Thursday, June 10, 2010
Raising the Bar: DC's Public Law School
Likely to be overlooked, and for good reason, is the University of the District of Columbia's David A. Clark School of Law.
In a prior life, it was the Antioch School of Law, which closed in 1985, after the American Bar Association, which accredits law schools nationwide, revoked its accreditation because students had low academic credentials and many failed the bar exam. It reopened as the D.C. School of Law in 1988 and merged with UDC in 1996. Then it began a fight to gain accreditation, which continued for nearly a decade as only 1 in 4 of its students passed the bar on the first try. When I was in law school (at GW) between 1997 and 2000, UDC was on the brink. It continued to have only provisional accreditation until 2005, when it began to emerge from legal limbo between life and death.
Today, the UDC law school is on more solid footing, but the school has not reached its full potential. This year, US News and World Report ranked UDC's David Clarke School of Law tenth in America - out of 188 ABA accredited law schools - for clinical legal education. But it remains the only ABA-approved law school in the United States without its own, stand-alone building. The school is currently housed on a single floor of a building on UDC's Van Ness campus. Its student body of 300 future lawyers exist in this small area with cramped classrooms, which boasts only a new coat of fresh yellow paint.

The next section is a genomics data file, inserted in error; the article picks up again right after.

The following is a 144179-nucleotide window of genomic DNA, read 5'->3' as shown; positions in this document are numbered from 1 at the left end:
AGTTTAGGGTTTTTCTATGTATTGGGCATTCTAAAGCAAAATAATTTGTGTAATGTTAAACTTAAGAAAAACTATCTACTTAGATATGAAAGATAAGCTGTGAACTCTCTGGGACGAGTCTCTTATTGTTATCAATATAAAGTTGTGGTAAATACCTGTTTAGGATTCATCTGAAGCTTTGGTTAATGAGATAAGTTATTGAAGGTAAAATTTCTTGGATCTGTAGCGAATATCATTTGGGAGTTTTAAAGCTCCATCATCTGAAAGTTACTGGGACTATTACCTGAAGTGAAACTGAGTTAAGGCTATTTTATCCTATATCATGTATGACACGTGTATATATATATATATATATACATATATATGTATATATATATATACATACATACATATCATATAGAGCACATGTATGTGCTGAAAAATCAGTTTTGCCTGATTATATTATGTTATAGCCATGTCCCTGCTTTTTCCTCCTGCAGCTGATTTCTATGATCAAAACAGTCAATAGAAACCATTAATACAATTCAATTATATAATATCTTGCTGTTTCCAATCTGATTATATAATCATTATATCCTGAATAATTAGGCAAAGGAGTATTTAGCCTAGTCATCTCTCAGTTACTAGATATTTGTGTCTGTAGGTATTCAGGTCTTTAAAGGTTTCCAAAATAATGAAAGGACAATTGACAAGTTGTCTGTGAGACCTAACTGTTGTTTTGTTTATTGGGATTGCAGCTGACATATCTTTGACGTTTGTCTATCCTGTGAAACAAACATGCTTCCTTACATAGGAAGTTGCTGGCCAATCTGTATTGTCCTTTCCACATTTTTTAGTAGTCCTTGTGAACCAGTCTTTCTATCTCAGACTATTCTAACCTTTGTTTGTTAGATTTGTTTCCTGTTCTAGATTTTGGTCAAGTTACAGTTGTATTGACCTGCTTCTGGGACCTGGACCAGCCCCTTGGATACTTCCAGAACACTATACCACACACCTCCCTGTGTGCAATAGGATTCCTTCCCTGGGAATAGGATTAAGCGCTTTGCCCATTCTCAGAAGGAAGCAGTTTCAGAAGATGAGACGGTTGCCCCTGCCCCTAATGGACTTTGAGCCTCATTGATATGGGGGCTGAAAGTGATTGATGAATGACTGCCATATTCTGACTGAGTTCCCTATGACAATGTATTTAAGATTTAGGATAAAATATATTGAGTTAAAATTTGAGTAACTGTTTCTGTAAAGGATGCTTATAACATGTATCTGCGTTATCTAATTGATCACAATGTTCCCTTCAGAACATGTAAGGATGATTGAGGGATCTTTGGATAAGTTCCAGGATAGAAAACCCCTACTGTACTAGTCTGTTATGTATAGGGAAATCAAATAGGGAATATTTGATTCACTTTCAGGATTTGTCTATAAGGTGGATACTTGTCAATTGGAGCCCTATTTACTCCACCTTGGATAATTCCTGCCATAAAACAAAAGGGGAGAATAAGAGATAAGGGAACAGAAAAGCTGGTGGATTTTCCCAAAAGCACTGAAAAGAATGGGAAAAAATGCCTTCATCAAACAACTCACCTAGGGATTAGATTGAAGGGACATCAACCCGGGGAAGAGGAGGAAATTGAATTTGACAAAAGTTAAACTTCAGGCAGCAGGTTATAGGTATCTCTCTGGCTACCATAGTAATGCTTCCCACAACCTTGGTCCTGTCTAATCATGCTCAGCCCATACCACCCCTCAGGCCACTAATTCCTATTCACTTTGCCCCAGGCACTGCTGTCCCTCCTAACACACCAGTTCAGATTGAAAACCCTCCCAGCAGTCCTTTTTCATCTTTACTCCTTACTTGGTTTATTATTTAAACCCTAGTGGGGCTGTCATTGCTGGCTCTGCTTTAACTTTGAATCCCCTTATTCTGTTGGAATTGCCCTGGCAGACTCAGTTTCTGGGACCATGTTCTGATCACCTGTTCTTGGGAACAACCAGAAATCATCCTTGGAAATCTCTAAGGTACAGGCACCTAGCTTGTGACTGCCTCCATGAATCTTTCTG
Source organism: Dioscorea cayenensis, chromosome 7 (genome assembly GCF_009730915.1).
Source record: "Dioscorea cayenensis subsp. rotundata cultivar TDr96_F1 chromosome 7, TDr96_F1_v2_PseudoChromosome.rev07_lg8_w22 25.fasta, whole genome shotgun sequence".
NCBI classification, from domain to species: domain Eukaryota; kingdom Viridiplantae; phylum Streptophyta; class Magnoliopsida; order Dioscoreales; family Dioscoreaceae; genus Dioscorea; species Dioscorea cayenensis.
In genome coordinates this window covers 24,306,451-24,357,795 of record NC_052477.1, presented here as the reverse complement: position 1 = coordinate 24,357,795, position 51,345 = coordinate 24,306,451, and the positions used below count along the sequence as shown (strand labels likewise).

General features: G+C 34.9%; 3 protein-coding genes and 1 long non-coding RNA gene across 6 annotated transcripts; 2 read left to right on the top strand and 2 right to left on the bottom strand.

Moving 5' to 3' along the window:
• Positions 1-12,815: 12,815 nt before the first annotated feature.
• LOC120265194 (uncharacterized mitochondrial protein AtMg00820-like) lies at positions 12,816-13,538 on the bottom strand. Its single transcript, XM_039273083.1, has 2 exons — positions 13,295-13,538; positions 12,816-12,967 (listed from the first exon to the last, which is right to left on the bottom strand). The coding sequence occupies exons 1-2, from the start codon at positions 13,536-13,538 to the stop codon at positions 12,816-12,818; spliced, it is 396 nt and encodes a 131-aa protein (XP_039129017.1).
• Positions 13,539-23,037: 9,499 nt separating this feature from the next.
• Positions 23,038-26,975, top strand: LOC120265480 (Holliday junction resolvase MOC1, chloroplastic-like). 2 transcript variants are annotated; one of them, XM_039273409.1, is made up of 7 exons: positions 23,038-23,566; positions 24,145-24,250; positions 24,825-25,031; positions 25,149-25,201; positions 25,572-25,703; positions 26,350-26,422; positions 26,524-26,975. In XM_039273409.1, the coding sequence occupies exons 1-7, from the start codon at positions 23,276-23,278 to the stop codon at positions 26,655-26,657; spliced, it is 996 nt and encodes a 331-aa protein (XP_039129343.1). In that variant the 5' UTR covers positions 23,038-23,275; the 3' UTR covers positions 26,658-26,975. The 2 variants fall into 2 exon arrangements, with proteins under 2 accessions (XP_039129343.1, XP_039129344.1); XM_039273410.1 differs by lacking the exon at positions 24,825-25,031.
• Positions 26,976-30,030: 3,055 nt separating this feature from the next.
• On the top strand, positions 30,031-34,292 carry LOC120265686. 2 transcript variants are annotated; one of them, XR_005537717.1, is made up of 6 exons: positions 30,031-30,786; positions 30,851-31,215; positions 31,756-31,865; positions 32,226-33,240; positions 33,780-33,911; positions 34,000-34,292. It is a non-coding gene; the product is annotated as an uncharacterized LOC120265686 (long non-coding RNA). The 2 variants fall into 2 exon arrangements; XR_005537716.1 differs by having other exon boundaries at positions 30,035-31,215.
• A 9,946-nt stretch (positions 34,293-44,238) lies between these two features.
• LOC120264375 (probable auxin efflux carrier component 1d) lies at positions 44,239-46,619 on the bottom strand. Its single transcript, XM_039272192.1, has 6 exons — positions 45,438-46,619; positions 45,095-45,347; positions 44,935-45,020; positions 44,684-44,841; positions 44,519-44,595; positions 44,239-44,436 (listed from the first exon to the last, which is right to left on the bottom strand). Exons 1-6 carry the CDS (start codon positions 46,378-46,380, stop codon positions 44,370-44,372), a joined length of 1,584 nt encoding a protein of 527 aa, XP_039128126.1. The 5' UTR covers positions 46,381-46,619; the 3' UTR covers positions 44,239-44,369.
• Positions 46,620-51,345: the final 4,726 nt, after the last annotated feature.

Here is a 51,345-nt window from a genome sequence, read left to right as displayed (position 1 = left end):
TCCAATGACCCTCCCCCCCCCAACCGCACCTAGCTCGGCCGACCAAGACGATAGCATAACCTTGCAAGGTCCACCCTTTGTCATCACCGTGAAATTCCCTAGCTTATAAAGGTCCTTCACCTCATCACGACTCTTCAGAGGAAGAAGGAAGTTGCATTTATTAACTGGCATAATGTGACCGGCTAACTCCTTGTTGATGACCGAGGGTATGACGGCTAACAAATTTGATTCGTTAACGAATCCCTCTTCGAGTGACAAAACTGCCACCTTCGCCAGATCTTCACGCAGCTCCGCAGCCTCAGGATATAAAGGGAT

"Having such limited space inhibits enrollment, which in turn hampers our school's ability to recruit and develop a student body that reflects its mission statement of serving those traditionally underrepresented in law school enrollment," law student commented. "The current concrete building in which our one-floor law school sits looks as if it were built in Soviet Russia. Sometimes it feels that way as well."
There are rumors that UDC's administration is exploring a location for a stand-alone law school. Will it end up in an old office building, quickly retrofitted for student use, as it chose for UDC's community college on North Capitol? Or will UDC and the city select a more appropriate and inspiring location?
With all of the closed school buildings in the downtown area and across the city, why is UDC's law school operating on a single floor in Van Ness?